Every year, it’s the same.
I meet my girlfriends at the ferry with my over-packed weekend bag, a rickety beach chair, a bottle of wine, and a huge sigh of blessed relief. As we push off the dock, our vacation away from everything else begins. We descend upon an island, our island, for what is always a magical two-day reset, a mere blip on our calendars, inside a year filled with life changes, struggles, triumphs, and the drudgery of our daily grind. A reprieve from being everything to everyone. Two short, little weekend days that fly right on by in the blink of an eye.
My girls. My crazy Block Island lady friends. My sisters.
Some of us met in high school. Some of us have stories that date back to the prehistoric times of being in the same kindergarten class, or whipping around roller rinks in our tight, designer jeans. Some of us bonded in college for 4 glorious years, bleeding blue as proud UConn Huskies. A few of us met on this very trip, over 20 years ago. All of us, however, are now woven into the fabric of friendship that could exist on water and crumbs (though, truth be told, we prefer rum floater cocktails on the beach). We’ve extended beyond normal girlfriend closeness. Because of this one getaway in the summer, we are blood.
Our memories, cherished. Our stories, legendary. At least they are to us. And what is life if not for the happy experiences that seal long-lasting friendship?
That time one of us fell flat on her face on the pavement in front of the Red Bird Liquor Store, and like first-responders, we ran to “circle & support.” That time a certain someone’s loins were burning on the dance floor. Just last year, when two of us went out for a 9 AM power walk dressed in yoga pants and windbreakers, and returned at 1 AM the next morning. Apparently the evening involved an all day pub crawl, dinner at a fancy restaurant, a lost jacket, and some sort of adventurous car ride with a stranger.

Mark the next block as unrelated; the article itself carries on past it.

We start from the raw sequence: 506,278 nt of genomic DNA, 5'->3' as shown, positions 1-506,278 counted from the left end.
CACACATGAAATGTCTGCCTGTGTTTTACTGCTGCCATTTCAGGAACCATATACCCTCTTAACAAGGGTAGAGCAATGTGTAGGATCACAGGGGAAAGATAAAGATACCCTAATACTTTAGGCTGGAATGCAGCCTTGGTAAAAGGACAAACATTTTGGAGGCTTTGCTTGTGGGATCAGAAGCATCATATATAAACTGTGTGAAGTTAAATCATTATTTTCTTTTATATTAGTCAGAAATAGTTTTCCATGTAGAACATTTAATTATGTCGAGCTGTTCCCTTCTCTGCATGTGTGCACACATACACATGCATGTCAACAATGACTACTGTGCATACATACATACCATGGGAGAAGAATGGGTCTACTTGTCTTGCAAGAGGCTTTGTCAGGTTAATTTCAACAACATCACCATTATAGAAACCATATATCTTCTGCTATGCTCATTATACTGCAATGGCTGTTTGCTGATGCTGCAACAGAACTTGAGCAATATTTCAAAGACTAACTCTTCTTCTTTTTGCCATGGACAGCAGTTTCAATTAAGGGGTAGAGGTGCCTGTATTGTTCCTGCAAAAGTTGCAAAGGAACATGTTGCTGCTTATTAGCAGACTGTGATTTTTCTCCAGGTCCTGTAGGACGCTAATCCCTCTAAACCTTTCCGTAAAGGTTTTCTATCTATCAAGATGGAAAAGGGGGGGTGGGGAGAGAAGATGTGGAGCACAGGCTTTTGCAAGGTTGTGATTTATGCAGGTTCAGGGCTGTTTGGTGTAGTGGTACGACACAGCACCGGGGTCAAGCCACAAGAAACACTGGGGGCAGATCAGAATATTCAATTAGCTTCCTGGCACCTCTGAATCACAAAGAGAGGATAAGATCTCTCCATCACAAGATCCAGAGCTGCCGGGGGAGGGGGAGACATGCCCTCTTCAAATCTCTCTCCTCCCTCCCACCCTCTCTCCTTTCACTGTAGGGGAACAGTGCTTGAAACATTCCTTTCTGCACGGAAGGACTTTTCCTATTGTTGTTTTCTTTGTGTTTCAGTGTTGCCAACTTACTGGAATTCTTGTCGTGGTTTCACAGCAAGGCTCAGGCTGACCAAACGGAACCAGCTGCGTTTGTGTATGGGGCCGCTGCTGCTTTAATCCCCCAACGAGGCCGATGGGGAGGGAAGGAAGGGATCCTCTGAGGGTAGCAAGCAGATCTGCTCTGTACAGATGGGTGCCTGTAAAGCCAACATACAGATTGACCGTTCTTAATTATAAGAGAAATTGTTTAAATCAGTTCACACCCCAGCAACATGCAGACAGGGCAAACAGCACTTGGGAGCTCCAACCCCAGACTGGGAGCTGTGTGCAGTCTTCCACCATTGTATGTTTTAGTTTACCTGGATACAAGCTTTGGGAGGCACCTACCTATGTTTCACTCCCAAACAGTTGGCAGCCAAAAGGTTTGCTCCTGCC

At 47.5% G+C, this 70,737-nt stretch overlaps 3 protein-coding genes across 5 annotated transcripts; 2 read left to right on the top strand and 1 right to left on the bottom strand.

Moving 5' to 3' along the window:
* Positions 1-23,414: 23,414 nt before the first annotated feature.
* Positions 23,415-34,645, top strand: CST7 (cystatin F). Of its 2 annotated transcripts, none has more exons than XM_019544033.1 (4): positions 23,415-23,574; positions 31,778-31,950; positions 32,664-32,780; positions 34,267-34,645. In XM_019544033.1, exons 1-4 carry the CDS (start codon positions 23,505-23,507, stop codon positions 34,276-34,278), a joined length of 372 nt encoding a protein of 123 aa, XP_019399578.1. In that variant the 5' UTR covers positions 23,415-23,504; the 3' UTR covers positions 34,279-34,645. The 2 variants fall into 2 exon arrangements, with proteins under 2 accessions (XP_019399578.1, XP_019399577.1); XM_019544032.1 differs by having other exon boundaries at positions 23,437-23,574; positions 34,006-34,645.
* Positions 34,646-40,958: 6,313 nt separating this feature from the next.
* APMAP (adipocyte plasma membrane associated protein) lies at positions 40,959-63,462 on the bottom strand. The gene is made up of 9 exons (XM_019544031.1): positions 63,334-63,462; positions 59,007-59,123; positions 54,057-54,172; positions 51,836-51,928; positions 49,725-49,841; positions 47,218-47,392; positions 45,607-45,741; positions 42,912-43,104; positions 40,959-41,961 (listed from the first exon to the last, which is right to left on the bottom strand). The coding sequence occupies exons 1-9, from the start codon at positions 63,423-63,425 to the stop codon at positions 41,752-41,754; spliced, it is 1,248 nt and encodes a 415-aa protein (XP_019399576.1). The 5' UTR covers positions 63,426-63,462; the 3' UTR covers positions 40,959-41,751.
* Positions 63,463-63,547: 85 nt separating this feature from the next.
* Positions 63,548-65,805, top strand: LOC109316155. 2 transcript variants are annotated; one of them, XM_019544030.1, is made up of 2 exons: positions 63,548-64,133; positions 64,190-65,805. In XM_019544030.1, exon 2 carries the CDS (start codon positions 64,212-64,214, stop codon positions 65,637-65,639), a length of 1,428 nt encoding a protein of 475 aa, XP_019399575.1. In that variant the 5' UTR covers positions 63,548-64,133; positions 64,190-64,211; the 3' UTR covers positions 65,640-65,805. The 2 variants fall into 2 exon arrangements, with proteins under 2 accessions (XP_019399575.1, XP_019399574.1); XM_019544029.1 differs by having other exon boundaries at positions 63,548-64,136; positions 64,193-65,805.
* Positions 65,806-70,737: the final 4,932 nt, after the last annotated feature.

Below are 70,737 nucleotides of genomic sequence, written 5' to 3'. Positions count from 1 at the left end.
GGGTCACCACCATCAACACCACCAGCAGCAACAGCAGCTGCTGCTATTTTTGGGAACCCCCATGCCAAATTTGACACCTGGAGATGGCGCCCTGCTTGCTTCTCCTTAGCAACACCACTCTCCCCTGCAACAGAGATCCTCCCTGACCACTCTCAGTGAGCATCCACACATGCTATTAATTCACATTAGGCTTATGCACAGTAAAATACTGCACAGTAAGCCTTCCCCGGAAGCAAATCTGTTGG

Because funny shit always happens on The Block.
There was the year we all bought wrist-let purses and discovered the joys of being hands-free. That time we made some poor random woman dress up in the lobster costume we found in a closet. The year our gifted chef of a friend brought “bacon crack” from home for pre-game noshing, and we laid around the apartment strung out on her crispy brown sugar slices of heaven like relapsing drug-addicts in a halfway house.
We’ve danced with sweaty, drunk guys at Yellow Kittens until the wee hours. We’ve shut down Captain Nick’s. We’ve stayed well beyond our welcome at Mahogany Shoals. We’ve enjoyed tapas and sipped expensive glasses of wine on the front lawn of The Atlantic, sitting in Adirondack chairs under blankets, while watching the sun set.
Because we can be classy like that sometimes.
We’ve stayed in various apartments, rooms, inns, and even the now defunct but fabled Figurehead Suite. We’ve slept on boats. We’ve met interesting people and morons alike, and we’ve done shots with all of them at The National. We’ve danced with grandpa’s and we’ve gyrated with their grandsons. As bystanders, we’ve been offensive, defensive, and neutral. We’ve been inappropriate. We’ve drunkenly downed delicious grilled cheese sandwiches in the middle of the street outside Rebecca’s at half past midnight. We’ve witnessed and participated in bar brawls. We’ve given statements to the cops.
Just last year, we held an impromptu yoga class on the front lawn of The Barrington.